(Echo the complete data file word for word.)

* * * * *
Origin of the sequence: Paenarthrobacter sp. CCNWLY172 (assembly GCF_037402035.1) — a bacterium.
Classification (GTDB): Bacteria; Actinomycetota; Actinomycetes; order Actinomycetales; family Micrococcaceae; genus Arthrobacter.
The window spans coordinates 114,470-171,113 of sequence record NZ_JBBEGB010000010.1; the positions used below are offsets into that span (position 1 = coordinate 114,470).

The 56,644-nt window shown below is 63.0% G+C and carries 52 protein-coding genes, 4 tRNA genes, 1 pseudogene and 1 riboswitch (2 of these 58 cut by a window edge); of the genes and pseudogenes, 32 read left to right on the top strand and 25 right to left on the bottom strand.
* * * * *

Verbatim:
Origin of the sequence: Paenarthrobacter sp. CCNWLY172 (assembly GCF_037402035.1) — a bacterium.
Classification (GTDB): Bacteria; Actinomycetota; Actinomycetes; order Actinomycetales; family Micrococcaceae; genus Arthrobacter.
The window spans coordinates 114,470-171,113 of sequence record NZ_JBBEGB010000010.1; the positions used below are offsets into that span (position 1 = coordinate 114,470).

The 56,644-nt window shown below is 63.0% G+C and carries 52 protein-coding genes, 4 tRNA genes, 1 pseudogene and 1 riboswitch (2 of these 58 cut by a window edge); of the genes and pseudogenes, 32 read left to right on the top strand and 25 right to left on the bottom strand.